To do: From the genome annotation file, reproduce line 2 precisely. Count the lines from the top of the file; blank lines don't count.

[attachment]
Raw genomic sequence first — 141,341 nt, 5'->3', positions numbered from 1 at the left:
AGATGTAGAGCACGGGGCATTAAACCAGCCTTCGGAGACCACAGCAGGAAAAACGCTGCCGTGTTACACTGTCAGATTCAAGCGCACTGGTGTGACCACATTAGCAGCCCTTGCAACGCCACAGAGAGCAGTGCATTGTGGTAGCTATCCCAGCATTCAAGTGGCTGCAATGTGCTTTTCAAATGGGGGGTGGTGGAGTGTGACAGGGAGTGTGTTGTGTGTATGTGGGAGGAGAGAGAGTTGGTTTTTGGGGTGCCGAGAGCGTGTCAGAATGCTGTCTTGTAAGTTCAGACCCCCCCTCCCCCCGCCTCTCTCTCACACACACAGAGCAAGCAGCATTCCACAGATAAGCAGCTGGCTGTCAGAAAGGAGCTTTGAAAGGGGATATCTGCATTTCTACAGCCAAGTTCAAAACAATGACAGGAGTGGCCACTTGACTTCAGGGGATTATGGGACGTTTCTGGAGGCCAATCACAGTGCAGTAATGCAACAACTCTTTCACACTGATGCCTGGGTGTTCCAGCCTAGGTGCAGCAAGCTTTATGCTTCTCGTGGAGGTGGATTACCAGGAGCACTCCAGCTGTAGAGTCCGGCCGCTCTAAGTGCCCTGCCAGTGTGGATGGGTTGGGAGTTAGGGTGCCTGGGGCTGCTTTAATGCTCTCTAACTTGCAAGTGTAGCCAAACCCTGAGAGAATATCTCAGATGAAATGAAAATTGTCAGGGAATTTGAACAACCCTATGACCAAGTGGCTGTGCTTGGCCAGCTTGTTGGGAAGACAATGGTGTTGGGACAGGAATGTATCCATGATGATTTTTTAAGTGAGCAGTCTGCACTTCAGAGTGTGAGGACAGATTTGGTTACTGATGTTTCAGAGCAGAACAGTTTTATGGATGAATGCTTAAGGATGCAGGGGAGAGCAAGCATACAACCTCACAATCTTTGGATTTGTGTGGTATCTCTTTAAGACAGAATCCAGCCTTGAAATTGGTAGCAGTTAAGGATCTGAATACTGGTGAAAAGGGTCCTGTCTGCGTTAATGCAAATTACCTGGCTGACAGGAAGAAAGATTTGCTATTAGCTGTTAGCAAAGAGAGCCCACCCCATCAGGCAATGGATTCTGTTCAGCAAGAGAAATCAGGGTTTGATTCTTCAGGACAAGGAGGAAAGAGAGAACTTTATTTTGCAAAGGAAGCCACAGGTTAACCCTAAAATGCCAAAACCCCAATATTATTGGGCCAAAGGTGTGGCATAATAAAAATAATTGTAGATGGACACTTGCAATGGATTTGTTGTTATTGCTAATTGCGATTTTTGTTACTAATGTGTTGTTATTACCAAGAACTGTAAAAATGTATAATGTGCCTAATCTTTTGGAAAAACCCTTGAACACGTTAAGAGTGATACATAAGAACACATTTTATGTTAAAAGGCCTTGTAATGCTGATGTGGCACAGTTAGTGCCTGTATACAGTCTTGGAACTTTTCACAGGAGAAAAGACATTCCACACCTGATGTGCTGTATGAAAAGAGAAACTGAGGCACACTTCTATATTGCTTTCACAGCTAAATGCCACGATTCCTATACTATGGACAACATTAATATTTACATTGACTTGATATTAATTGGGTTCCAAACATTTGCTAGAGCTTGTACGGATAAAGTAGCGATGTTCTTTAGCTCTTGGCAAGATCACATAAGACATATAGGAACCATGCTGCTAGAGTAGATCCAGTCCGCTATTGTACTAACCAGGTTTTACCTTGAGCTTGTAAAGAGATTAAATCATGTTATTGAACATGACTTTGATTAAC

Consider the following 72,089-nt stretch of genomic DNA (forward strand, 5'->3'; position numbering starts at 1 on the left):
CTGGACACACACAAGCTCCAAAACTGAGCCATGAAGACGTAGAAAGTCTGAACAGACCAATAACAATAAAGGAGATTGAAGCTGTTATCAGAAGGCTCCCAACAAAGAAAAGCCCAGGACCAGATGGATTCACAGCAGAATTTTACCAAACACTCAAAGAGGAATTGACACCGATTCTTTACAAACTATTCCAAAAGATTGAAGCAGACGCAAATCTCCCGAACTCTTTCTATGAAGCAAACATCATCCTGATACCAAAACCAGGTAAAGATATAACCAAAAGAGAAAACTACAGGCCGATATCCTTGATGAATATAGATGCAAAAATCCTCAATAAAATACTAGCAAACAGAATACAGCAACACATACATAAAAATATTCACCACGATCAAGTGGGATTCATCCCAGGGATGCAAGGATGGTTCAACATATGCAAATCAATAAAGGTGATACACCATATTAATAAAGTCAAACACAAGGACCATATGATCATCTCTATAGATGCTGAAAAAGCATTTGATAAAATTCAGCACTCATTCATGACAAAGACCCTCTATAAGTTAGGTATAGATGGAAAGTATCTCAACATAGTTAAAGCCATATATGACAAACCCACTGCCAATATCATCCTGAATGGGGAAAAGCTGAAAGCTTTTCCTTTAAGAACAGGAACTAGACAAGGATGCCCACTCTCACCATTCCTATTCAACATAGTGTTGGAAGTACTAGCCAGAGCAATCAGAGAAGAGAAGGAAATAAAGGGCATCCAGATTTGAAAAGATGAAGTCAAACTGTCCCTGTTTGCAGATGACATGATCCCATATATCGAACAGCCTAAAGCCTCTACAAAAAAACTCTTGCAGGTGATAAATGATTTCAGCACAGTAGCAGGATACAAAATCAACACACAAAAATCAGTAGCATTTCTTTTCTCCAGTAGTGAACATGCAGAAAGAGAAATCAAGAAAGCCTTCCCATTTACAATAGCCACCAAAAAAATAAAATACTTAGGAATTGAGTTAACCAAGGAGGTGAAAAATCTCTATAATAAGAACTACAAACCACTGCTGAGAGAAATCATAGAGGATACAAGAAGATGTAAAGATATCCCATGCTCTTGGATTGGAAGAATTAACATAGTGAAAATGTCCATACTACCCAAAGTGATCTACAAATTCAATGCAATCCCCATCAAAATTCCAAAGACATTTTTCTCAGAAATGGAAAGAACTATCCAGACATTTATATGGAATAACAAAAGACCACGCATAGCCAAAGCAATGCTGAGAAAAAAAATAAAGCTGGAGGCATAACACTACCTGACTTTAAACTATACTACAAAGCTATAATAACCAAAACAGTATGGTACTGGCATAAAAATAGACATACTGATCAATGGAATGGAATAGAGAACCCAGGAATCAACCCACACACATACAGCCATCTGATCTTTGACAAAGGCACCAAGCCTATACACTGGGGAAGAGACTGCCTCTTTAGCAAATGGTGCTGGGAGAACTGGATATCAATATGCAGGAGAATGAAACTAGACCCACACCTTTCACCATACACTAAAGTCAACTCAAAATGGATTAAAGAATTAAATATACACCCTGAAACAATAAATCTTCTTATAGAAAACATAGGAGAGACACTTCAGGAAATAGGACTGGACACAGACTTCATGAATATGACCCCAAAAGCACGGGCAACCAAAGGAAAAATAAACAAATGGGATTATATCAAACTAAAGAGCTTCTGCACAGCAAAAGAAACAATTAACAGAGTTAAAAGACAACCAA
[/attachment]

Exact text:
AGATGTAGAGCACGGGGCATTAAACCAGCCTTCGGAGACCACAGCAGGAAAAACGCTGCCGTGTTACACTGTCAGATTCAAGCGCACTGGTGTGACCACATTAGCAGCCCTTGCAACGCCACAGAGAGCAGTGCATTGTGGTAGCTATCCCAGCATTCAAGTGGCTGCAATGTGCTTTTCAAATGGGGGGTGGTGGAGTGTGACAGGGAGTGTGTTGTGTGTATGTGGGAGGAGAGAGAGTTGGTTTTTGGGGTGCCGAGAGCGTGTCAGAATGCTGTCTTGTAAGTTCAGACCCCCCCTCCCCCCGCCTCTCTCTCACACACACAGAGCAAGCAGCATTCCACAGATAAGCAGCTGGCTGTCAGAAAGGAGCTTTGAAAGGGGATATCTGCATTTCTACAGCCAAGTTCAAAACAATGACAGGAGTGGCCACTTGACTTCAGGGGATTATGGGACGTTTCTGGAGGCCAATCACAGTGCAGTAATGCAACAACTCTTTCACACTGATGCCTGGGTGTTCCAGCCTAGGTGCAGCAAGCTTTATGCTTCTCGTGGAGGTGGATTACCAGGAGCACTCCAGCTGTAGAGTCCGGCCGCTCTAAGTGCCCTGCCAGTGTGGATGGGTTGGGAGTTAGGGTGCCTGGGGCTGCTTTAATGCTCTCTAACTTGCAAGTGTAGCCAAACCCTGAGAGAATATCTCAGATGAAATGAAAATTGTCAGGGAATTTGAACAACCCTATGACCAAGTGGCTGTGCTTGGCCAGCTTGTTGGGAAGACAATGGTGTTGGGACAGGAATGTATCCATGATGATTTTTTAAGTGAGCAGTCTGCACTTCAGAGTGTGAGGACAGATTTGGTTACTGATGTTTCAGAGCAGAACAGTTTTATGGATGAATGCTTAAGGATGCAGGGGAGAGCAAGCATACAACCTCACAATCTTTGGATTTGTGTGGTATCTCTTTAAGACAGAATCCAGCCTTGAAATTGGTAGCAGTTAAGGATCTGAATACTGGTGAAAAGGGTCCTGTCTGCGTTAATGCAAATTACCTGGCTGACAGGAAGAAAGATTTGCTATTAGCTGTTAGCAAAGAGAGCCCACCCCATCAGGCAATGGATTCTGTTCAGCAAGAGAAATCAGGGTTTGATTCTTCAGGACAAGGAGGAAAGAGAGAACTTTATTTTGCAAAGGAAGCCACAGGTTAACCCTAAAATGCCAAAACCCCAATATTATTGGGCCAAAGGTGTGGCATAATAAAAATAATTGTAGATGGACACTTGCAATGGATTTGTTGTTATTGCTAATTGCGATTTTTGTTACTAATGTGTTGTTATTACCAAGAACTGTAAAAATGTATAATGTGCCTAATCTTTTGGAAAAACCCTTGAACACGTTAAGAGTGATACATAAGAACACATTTTATGTTAAAAGGCCTTGTAATGCTGATGTGGCACAGTTAGTGCCTGTATACAGTCTTGGAACTTTTCACAGGAGAAAAGACATTCCACACCTGATGTGCTGTATGAAAAGAGAAACTGAGGCACACTTCTATATTGCTTTCACAGCTAAATGCCACGATTCCTATACTATGGACAACATTAATATTTACATTGACTTGATATTAATTGGGTTCCAAACATTTGCTAGAGCTTGTACGGATAAAGTAGCGATGTTCTTTAGCTCTTGGCAAGATCACATAAGACATATAGGAACCATGCTGCTAGAGTAGATCCAGTCCGCTATTGTACTAACCAGGTTTTACCTTGAGCTTGTAAAGAGATTAAATCATGTTATTGAACATGACTTTGATTAAC